With record breaking amounts of rainfall affecting parts of the North of England and our beloved home town of Doncaster during the end of last week, you only have to look at the news to see the devastating affects a flood can have on the lives of the people caught up in them.
Around 5 million people in England and Wales are now thought to live in flood risk areas, a staggering one in six homes in England is at risk of flooding and annual flood damage costs are in the region of £1.1 billion.
Floods are a real threat to many individuals, in fact I read this week that you are now more likely to experience flooding than be burgled!
The media tends to show us the devastation that extreme weather can cause to people’s homes and possessions but what is often over looked is the effect it can have on businesses. 40% of businesses do not reopen after suffering a catastrophic loss due to flooding. Some businesses never recover simply because they do not have suitable contingency plans in place.
So today I am asking, in the event of a catastrophic flood, would your business sink or swim? How do you begin to put a robust plan in place so you’re ready to get back on your feet should such a flood effects your premises?
Well there are several questions that you should be considering and by answering these questions and in turn thinking about the actions you should be taking you can start to create your very own Disaster Recovery Plan.
At Prosafe UK Ltd we advise a number of strategic steps that should be taken to help prevent a disaster, such as a flood occurring:
- Identify the threats to your business
- Look at viable options and the capacity to cope
- Assess the impact of the threat
- Identify the resources you currently have and assess the critical resources you need to restore a functioning business
- Create a Disaster Recovery Plan
- Print out your Disaster Recovery Plan
- Rehearse and learn from the initial plan
- Modify the plan if necessary
- Periodically review the plan
As a quick exercise, read the following questions and think if your answer would be yes, no or does not apply. Also think about what action you would need to take for each.
1. Is there a local flood warning system in operation?
2. Are copies of vital records stored in a safe place preferably off site?
3. Is vital equipment raised above ground level?
4. Is there sand & sand bags (unfilled) and shovel available for use?
5. Is there sturdy plastic sheeting available for sand bag barriers and pulling up ground furniture?
6. Are plastic bags available for putting around legs of tables and chairs to protect them?
7. Can stock be placed on to pallets and raised above floor level?
8. Is there a list of companies that may need to be called upon e.g. pumping out flood and firewater, emergency power supply & equipment, equipment repair, etc.?
9. Are contracts and emergency telephone numbers in place with companies that may be needed in an emergency?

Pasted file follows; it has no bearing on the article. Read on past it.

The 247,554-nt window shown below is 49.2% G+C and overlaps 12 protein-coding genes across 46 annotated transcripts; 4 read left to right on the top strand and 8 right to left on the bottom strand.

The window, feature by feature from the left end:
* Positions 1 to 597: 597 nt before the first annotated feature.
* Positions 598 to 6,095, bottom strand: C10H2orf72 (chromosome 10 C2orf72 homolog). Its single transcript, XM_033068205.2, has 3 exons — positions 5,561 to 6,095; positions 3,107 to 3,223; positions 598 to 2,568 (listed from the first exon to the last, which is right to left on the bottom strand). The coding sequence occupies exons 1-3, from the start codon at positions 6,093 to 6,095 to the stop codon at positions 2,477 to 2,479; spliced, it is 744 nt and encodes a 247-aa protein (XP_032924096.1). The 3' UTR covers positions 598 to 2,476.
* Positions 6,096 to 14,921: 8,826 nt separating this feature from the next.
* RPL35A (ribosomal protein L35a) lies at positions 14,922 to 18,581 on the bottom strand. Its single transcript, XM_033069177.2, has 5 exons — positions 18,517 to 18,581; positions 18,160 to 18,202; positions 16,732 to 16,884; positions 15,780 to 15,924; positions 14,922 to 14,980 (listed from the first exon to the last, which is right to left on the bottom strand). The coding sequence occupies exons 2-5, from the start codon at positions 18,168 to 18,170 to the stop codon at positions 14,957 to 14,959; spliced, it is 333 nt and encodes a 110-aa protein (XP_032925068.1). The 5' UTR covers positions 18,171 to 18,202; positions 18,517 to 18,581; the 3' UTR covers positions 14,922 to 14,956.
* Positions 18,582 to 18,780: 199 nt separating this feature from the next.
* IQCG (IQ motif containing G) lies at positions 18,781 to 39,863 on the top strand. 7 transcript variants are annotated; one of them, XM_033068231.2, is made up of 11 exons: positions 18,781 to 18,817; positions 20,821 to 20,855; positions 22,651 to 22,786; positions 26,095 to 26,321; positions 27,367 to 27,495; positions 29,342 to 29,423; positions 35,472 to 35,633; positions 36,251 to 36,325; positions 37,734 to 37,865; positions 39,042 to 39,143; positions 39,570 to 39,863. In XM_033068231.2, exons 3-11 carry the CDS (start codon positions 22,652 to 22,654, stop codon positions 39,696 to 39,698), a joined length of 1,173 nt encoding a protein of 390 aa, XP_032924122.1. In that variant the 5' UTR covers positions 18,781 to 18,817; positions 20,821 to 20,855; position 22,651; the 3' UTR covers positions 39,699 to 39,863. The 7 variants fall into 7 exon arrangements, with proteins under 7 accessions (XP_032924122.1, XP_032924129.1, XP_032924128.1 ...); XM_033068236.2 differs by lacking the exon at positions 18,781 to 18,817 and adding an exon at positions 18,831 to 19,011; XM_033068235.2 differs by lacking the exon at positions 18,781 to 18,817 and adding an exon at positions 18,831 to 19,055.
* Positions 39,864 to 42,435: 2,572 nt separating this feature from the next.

10. Is there an automatic water pumping system with back-up pumps from wells under buildings and basements?
11. Is there a safe means of escape from rising floodwater especially if needed during the hours of darkness?
12. Are all chemicals and materials safely contained to prevent uncontrolled release and pollution?
13. Is the site subject to statutory requirement for safe storage, use and disposal of materials and does the site comply?
14. Do any of the Emergency Services need to be aware of any particular site hazards should they be called?
15. Have all hazardous areas and processes e.g. gas bottles, fuel storage, chemical/paint stores, gas inlets and metering equipment, electrical gear, lagoons, pits, etc. been identified and detailed on a site plan to enable the Emergency Services to work with.
16. Can all stocks be replenished when the site re-starts?
17. Can power and fuel supplies be safely isolated?
18. Is advice sought from the local flood protection agency?
19. Do you have current and accurate photographs of all critical and complex plant/equipment and valuable items as part of evidence to be used in an insurance claim?
20. Do you have procedures to evacuate the site and prohibit anyone from entering the site in an emergency?
21. Can all appropriate personnel be contacted in an emergency?
22. In the event of a significant flood would it be the intention of the organisation to continue on the site?
23. If the organisation was not to continue on the site are there written plans for setting up the business on an additional site?
24. Have all staff been given sufficient information, instruction, training and supervision in dealing with floods?
Now you have completed these questions ask yourself, if an event did occur what impact would it have on the business? Allocate your Level of Risk as High, Medium or Low. As you start acting on some of the points you have made above and you come to revise the questions some of your no’s will become yes’s and therefore your Level of Risk, if once High would be Medium or even Low.
With the threat of a ‘flood’ fully analysed you are now in a position to go on identify other threats that may affect your business and in turn create your own valuable and comprehensive Disaster Recovery Plan. It’s as simple as that!
We can help you work through the straightforward process of safeguarding your business and should a disaster occur, you will have a practical Disaster Recovery Plan in place to help recover and continue with your business, with the minimum of disruption.